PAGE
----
But I am a big believer that most of us will have an opportunity at the fish of a lifetime; but it’s all about your preparation. Do you have the right gear? Do you understand how big bass fight compared to smaller ones? Are you targeting high-percentage areas? Are you confident in your fish-landing abilities? When the moment finally happens, are you able to switch into game mode and execute?
All of that stuff matters and I believe that’s what defines “luck” in bass fishing. A prepared angler will be much luckier than one who is unprepared.
Takeaway No. 5: Don’t be fooled by the bite.
Some of the largest bass I’ve caught on bottom-contact presentations—jigs, Texas rigs, Carolina rigs and the like—have bit the lightest. This bass was no different. It was the lightest bite I’ve had in months.
It made me ask myself an interesting question: How many big bass are we missing because we either A) don’t feel the bite or B) monkey around with the hookset because we think it’s a 12-incher?
I’ll answer my own question: A bunch.
There are a lot of people out there who roast the fishing industry for its thinly veiled marketing pitches; they think that all this newfangled technology is just a cash grab. There’s no doubt that some of it is, but you’ll find that in any industry. Catching this bass opened my eyes to the importance of good gear, especially in terms of sensitivity.
It’s important to use gear that lets you feel exactly what your bait is doing at all times, but that doesn’t mean you have to spend $300 on a rod. Just go to your local store and test some out and if you can find an affordable option that’s more sensitive than others, buy that one. I also suggest using fluorocarbon for most of your applications. It’s not a marketing ploy—I promise that it makes an enormous difference in sensitivity.
Remember: You have to feel the bite before you can catch the fish.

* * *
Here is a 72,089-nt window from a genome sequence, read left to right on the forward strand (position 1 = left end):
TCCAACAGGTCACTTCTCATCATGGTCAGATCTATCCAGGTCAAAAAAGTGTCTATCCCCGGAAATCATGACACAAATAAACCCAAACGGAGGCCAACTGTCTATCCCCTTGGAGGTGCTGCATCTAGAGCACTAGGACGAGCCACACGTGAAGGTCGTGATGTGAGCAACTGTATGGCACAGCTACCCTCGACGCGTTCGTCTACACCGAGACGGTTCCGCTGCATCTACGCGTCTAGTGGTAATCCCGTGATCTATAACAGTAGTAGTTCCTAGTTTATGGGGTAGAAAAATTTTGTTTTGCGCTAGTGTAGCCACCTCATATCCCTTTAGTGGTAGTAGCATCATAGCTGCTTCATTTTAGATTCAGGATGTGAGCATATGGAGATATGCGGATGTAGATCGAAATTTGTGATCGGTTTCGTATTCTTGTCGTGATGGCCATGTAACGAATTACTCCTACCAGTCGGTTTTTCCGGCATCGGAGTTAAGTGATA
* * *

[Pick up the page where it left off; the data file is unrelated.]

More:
Takeaway No. 6: Beware of social media.
After I caught my 13-pounder, I remember telling my girlfriend, “I’m going to get smoked when I post this photo on Instagram.” I knew it was coming because unfortunately, that’s the world we live in. There are a lot of negative people in this world and thanks to social media, they all have a voice. Lovely, isn’t it?
Any time you post a bass photo to social media with the exact weight in the description, you’re going to have naysayers chime in and claim that it doesn’t really weight that much. I don’t care if it’s a 4-pounder; a few folks will say you’re a (insert insult here) and claim it’s only 3 pounds. I have a hard time comprehending this mindset, but whatever. They’d argue with a fence post if it could talk back.
I think this is largely due to the emergence of the small, portable action cameras with which many anglers shoot their bass photos. These cameras have wide-angle lenses, so people can stick 3-pounders close to the lens and guess what? Now they look like 7-pounders. All you have to do is hide your hands, knuckles and elbow behind their jawbones and they all look like giants.
In my opinion, this has really distorted people’s view of true, trophy-class bass. I could have dangled the bass vertically, hid my hand behind its mouth to take away any possible size reference, held it 6 inches from a wide-angle lens and it would have looked like the new world record. But I chose to shoot the photo with a standard lens to avoid exaggerating its size; and I got hammered by several people, just as I expected. Heck, I could have posted a photo of the bass hanging on the scale and I’m sure someone would have told me my scale was broken.
So just be warned that when you catch the bass of a lifetime and post its weight on social media, you will have some people projecting negativity. If you weighed and measured the fish and performed your due diligence, forget those folks. Don’t let them ruin the moment you’ve worked so hard for.
One last thing: Here’s what I caught her on.
I know that’s going to be a popular question, but I didn’t want to dominate this piece with a bunch of product links. So I saved it for the end. I use all of this gear on a regular basis and there’s only one reason for that: Because I trust it.